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Farther Down The Road with Taj Mahal

Farther Down The Road with Taj Mahal
By James Calemine

Taj Mahal remains a craftsman of many musical styles. His career reveals a vast scope submerged within traditions of roots music. This year Columbia released four Taj Mahal classics: Taj Mahal, The Nach’l Blues, The Real Thing, and The Best of Taj Mahal.

These reissues focus on the early years of Taj Mahal’s thirty-five year career in music. Each new CD edition contains original packaging, liner notes, and newly commissioned essays by Keb Mo and Stanley Crouch. 

Born in New York in 1942 to musical parents, Mahal also developed an ear for music at an early age. After graduating from the University of Massachusetts, he moved to Los Angeles in 1964. In L.A. Mahal met the great guitarist Ry Cooder where they started a band called the Rising Sons who opened up for acts such as Otis Redding, Sam the Sham, The Temptations, and Martha and the Vandellas.

Mahal incorporates various styles of music into one streamlined sound. He’s a GRAMMY award winning artist and has played with great musicians such as Etta Baker, Rory Block, Mike Bloomfield, Alvin Youngblood Hart, Algia Mae Hinton, John Dee Holeman, B.B. King, Ziggy Marley, Big Bill Morgan, Nitty Gritty Dirt Band, Neal Pattman, the Rolling Stones, Carly Simon, Ali Farka Toure, Joe Louis Walker, and many others. Mahal also composed numerous soundtracks for films. 

In a recent interview, Mahal spoke about the origins of his versatile musical career: “All the folks I learned my guitar music from were in Louisburg, North Carolina. The other side of it is, the kids who played music up the street were from Stovall, Mississippi, and that was another influence for a fifteen year old kid with a guitar he got from his stepfather who came from Jamaica. So, I’d heard a lot of music, played a lot of piano and messed with trombone and clarinet, but the sound of the harmonica grabbed my soul.

“At school I studied agriculture—I figured you couldn’t go wrong with music or agriculture. From about 1965, when I first came to the West Coast and the music scene, I’d been playing all kinds of different music over the years, and I found that there was an open format for folk blues. The people I heard about I could finally go and see. Eventually I got to the point where I could play those kinds of clubs, but then I realized it was too much of an ingrown thing. This was because I was in Boston with a bunch of people just talking about the blues, and I knew I could take this thing to another generation of youngsters. So I left the east coast for the west coast because I heard there was a lot of action going on there. Then I got hooked up with Ry Cooder and by September of 1966, we were signed to Columbia. Then I met Gary Gilmore and Jesse Edwin Davis. There’s so many levels that music can come off at, and I just wanted to play music. If you’re there playing with a big band or just up there with a guitar or banjo, harmonica, or piano—by yourself—you can turn it into a show.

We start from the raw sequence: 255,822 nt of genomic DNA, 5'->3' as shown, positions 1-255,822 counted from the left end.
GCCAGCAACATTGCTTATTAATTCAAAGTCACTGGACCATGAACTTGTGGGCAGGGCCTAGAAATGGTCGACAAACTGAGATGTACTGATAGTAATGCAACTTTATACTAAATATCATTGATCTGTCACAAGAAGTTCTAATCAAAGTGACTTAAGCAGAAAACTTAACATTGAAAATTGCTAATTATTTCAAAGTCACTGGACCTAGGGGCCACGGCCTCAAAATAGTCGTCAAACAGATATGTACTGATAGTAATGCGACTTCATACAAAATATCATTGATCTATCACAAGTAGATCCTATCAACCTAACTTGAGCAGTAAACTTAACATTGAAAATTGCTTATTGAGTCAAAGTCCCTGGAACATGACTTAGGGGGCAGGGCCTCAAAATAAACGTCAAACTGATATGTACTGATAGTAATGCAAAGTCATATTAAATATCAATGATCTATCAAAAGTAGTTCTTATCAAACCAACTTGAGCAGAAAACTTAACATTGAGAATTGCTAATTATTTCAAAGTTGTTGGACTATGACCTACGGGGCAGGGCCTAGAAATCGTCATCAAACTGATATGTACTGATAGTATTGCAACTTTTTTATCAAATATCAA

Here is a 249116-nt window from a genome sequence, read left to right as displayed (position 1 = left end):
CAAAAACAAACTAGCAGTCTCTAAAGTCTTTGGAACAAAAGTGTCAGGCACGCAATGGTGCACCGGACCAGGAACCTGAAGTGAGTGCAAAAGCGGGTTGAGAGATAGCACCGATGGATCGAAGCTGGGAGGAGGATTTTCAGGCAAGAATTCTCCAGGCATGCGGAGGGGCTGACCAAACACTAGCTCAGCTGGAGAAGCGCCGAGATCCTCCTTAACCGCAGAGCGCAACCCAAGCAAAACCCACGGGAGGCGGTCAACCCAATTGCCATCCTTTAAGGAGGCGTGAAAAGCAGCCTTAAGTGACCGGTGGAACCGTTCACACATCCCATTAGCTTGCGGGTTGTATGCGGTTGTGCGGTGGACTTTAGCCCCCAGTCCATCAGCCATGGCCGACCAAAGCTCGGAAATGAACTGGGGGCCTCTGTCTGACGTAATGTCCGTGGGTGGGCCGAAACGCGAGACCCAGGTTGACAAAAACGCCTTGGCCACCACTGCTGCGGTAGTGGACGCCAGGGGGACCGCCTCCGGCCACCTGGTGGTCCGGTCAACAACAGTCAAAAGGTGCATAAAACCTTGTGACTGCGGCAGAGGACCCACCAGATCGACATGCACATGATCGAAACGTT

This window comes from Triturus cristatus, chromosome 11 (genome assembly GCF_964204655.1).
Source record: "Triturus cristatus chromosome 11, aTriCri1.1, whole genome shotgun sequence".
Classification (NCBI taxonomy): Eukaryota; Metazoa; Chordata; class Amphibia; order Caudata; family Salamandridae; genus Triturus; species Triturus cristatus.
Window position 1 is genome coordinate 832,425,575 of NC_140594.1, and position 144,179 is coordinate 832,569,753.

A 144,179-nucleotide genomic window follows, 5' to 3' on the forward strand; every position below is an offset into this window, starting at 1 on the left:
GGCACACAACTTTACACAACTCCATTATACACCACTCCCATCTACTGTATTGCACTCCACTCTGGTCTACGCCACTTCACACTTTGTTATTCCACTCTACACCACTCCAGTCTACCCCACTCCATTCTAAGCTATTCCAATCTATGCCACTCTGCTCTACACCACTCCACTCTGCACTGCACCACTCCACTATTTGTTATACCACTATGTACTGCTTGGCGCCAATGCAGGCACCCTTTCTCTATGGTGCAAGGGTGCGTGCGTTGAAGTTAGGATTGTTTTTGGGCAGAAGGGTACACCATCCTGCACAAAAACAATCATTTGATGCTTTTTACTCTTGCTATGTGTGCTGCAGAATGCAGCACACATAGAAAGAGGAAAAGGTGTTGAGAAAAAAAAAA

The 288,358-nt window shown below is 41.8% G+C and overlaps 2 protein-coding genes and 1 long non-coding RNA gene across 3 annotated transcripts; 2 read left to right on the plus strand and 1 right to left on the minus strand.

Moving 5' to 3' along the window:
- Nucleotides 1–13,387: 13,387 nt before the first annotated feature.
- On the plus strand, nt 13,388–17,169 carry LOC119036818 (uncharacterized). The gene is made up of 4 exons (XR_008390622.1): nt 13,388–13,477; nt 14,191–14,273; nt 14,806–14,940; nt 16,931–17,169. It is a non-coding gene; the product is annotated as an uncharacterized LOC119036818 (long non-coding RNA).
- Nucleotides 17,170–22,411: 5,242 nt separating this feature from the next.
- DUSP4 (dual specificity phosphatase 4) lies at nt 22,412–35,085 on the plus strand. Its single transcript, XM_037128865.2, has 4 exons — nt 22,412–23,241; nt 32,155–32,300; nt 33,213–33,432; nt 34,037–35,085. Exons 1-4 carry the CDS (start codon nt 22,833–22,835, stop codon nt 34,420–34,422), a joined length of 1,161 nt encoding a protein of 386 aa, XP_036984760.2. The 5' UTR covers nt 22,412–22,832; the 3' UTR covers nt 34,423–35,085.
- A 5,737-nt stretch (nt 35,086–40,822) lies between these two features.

“I’ve played all kinds of music—country, calypso, R&B, blues, jazz, reggae, Latin music—but it always ended up on the margin. So I thought, why not just play the kind of music you want. This was American music too, whether people wanted to recognize that or not…which makes those English groups—like the Rolling Stones—important because they went directly to the source. I’ve done about fifty projects, and there are thirty-seven or thirty-eight of them that are directly under my name, and then there are things I’ve contributed to.”